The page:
renounced and lost the faith of the heavenly kingdom, and again delivered themselves up to be defiled by the abominations of their former idols. But presently after, the king of the Britons, Ceadwal, slew them both, through the rightful vengeance of heaven, though the act was base in him. He first slew Osric, the next summer, by whom being besieged in a strong town he sallied out on a sudden with all his forces, by surprise, and destroyed him and all his army. After this, for the space of a year, he reigned over the provinces of the Northumbrians, not like a victorious king, but like a rapacious and bloody tyrant, and at length brought to the same end Eanfrid, who unadvisedly came to him with only twelve chosen soldiers, to sue for peace. To this day, that year is looked upon as unhappy, and hateful to all good men; as well on account of the apostacy of the English kings, who had renounced the faith, as of the outrageous tyranny of the British king. Hence it has been agreed by all who have written about the reigns of kings, to abolish the memory of those perfidious monarchs, and to assign that year to the reign of the following king, Oswald, a man beloved by God. This last king, after the death of his brother Eanfrid, advanced with an army small indeed in number, but strengthened with the faith of Christ; and the impious commander of the Britons was slain, though he had most numerous forces, which he boasted nothing could withstand, at a place in the English tongue called Denises-burn, that is, Denises-brook.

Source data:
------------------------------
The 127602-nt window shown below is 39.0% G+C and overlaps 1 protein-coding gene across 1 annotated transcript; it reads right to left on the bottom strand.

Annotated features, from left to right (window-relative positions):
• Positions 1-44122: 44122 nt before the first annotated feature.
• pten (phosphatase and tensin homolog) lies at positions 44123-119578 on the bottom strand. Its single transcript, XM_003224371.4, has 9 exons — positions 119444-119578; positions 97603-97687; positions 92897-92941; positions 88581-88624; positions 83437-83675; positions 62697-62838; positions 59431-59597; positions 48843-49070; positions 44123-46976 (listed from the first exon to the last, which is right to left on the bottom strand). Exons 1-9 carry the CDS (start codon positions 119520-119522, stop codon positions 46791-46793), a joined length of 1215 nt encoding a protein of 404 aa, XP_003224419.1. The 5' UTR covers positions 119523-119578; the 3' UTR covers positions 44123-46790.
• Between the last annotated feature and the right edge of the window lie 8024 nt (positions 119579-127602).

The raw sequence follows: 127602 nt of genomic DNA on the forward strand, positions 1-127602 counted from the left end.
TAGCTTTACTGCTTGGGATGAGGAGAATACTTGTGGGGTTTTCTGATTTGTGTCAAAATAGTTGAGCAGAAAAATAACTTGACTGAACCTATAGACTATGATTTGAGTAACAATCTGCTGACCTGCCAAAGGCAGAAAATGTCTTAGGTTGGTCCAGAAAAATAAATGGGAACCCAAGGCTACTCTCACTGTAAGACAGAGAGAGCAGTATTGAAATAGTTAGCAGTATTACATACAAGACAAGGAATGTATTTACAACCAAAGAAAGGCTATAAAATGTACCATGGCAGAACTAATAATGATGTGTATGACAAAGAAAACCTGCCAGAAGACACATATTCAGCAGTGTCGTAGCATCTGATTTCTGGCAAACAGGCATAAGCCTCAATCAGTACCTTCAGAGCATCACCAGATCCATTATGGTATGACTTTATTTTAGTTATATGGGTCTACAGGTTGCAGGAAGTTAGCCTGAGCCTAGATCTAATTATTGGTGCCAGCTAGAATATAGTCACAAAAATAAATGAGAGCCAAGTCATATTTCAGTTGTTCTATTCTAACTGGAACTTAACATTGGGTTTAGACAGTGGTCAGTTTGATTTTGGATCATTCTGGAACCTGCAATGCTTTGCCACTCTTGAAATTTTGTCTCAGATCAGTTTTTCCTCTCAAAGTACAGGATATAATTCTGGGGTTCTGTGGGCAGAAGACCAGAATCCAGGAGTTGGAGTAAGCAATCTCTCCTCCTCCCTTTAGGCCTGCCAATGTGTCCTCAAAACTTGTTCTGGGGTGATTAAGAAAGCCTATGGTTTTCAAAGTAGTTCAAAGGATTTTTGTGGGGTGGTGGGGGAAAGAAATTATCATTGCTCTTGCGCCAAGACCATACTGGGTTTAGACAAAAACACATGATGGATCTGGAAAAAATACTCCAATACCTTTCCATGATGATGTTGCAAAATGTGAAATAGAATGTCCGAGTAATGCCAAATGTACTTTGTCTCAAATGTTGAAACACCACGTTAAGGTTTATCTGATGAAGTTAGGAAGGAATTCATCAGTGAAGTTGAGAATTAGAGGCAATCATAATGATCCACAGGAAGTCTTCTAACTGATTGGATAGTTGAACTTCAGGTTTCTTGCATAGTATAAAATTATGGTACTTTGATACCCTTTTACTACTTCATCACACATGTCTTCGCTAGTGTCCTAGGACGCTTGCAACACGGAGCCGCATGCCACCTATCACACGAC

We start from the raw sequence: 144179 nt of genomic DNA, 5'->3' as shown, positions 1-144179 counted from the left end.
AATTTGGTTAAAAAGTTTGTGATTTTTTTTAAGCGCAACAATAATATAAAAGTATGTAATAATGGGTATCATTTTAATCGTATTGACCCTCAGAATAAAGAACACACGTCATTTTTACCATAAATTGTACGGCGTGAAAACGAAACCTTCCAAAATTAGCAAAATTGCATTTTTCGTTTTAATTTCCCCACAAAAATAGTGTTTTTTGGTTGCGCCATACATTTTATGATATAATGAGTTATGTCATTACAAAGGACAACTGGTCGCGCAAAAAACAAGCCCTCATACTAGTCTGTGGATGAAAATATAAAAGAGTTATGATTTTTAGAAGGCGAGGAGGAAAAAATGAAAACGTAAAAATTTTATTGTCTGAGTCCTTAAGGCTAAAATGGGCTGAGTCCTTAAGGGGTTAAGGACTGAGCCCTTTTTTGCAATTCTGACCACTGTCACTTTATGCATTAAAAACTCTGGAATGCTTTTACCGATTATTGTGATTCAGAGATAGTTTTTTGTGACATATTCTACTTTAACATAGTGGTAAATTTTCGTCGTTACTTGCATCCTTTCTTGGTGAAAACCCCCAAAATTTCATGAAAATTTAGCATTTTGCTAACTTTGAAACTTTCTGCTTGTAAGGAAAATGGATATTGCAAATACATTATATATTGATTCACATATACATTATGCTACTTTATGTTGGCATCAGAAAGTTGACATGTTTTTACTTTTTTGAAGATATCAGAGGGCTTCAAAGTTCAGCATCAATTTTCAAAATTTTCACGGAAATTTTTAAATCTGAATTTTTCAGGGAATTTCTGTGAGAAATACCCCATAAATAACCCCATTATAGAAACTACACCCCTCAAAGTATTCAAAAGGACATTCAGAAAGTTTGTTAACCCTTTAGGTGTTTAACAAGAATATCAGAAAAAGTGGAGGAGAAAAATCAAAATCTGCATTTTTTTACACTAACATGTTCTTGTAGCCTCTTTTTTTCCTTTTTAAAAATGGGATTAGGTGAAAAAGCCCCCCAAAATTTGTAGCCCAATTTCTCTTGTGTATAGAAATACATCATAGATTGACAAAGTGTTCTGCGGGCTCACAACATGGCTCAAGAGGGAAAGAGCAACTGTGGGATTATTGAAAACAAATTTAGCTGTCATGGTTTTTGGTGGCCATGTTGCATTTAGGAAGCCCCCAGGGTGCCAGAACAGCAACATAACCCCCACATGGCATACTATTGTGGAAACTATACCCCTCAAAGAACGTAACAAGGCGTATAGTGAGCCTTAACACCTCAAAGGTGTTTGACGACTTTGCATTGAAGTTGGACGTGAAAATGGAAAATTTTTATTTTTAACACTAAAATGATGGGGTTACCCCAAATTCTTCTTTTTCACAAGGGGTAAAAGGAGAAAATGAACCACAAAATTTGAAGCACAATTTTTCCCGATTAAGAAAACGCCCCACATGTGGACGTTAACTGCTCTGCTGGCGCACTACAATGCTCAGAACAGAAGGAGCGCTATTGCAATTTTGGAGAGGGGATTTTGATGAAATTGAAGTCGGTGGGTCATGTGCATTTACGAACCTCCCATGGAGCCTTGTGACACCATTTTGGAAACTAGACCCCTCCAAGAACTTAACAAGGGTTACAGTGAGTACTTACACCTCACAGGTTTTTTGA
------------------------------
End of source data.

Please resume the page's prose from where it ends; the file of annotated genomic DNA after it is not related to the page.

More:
HOW AMONG INNUMERABLE OTHER MIRACULOUS CURES WROUGHT
BY THE CROSS, WHICH KING OSWALD, BEING READY TO ENGAGE
AGAINST THE BARBARIANS, ERECTED, A CERTAIN YOUTH HAD
HIS LAME ARM HEALED.
The place is shown to this day, and held in much veneration, where Oswald, being about to engage, erected the